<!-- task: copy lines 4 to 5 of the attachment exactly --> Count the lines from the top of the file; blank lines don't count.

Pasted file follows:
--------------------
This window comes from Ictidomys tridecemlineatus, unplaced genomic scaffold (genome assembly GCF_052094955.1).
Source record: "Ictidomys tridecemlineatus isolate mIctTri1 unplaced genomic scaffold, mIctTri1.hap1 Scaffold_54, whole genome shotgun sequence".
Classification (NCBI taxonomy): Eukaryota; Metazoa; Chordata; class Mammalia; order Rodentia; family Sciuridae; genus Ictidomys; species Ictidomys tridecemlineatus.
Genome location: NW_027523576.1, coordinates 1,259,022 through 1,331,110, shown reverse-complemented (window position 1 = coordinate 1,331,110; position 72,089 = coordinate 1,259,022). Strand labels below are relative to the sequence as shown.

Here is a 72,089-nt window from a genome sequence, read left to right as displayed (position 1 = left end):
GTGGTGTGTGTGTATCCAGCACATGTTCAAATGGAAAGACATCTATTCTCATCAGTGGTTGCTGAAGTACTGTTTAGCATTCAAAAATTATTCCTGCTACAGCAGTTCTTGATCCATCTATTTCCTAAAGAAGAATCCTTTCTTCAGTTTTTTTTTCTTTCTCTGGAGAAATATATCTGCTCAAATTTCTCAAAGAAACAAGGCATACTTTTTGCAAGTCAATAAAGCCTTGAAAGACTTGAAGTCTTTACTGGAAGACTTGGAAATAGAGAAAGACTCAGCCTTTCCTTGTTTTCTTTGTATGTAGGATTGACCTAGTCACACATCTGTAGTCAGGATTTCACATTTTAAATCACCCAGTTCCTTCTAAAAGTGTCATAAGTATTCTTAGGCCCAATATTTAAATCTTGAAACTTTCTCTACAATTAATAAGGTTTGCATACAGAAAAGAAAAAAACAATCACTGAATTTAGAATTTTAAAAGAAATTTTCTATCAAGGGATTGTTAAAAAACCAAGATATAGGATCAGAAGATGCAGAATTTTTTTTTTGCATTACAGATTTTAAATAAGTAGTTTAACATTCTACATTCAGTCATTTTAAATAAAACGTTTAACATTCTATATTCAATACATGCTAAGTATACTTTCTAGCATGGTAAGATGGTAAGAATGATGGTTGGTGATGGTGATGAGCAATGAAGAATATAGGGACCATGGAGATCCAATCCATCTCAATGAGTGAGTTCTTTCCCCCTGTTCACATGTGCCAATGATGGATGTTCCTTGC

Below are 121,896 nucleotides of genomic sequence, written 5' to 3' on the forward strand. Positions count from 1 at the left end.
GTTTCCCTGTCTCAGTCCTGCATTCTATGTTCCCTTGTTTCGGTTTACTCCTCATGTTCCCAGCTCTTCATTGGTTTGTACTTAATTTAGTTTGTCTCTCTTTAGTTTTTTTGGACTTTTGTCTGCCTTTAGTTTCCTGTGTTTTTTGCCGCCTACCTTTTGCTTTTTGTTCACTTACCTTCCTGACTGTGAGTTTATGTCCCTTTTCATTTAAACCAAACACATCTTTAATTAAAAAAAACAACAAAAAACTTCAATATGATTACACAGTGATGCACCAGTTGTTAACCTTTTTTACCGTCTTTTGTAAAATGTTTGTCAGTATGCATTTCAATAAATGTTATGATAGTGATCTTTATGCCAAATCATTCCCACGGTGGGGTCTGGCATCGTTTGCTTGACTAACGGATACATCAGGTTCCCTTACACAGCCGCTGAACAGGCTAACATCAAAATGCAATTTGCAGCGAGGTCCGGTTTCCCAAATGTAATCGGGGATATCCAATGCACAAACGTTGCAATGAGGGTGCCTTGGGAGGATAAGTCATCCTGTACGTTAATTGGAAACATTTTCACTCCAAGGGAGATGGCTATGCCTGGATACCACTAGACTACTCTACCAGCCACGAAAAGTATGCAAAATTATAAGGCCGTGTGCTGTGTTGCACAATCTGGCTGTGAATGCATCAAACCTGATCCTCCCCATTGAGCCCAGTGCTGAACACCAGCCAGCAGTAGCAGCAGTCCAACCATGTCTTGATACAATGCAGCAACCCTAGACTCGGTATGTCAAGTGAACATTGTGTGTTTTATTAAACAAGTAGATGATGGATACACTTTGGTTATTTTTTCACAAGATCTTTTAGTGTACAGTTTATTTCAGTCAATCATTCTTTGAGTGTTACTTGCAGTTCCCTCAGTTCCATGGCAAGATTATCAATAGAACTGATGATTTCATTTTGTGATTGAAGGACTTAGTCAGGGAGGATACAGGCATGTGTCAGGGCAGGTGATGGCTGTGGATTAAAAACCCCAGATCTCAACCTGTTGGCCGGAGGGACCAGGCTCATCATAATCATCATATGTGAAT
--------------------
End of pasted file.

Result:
Genome location: NW_027523576.1, coordinates 1,259,022 through 1,331,110, shown reverse-complemented (window position 1 = coordinate 1,331,110; position 72,089 = coordinate 1,259,022). Strand labels below are relative to the sequence as shown.

Here is a 72,089-nt window from a genome sequence, read left to right as displayed (position 1 = left end):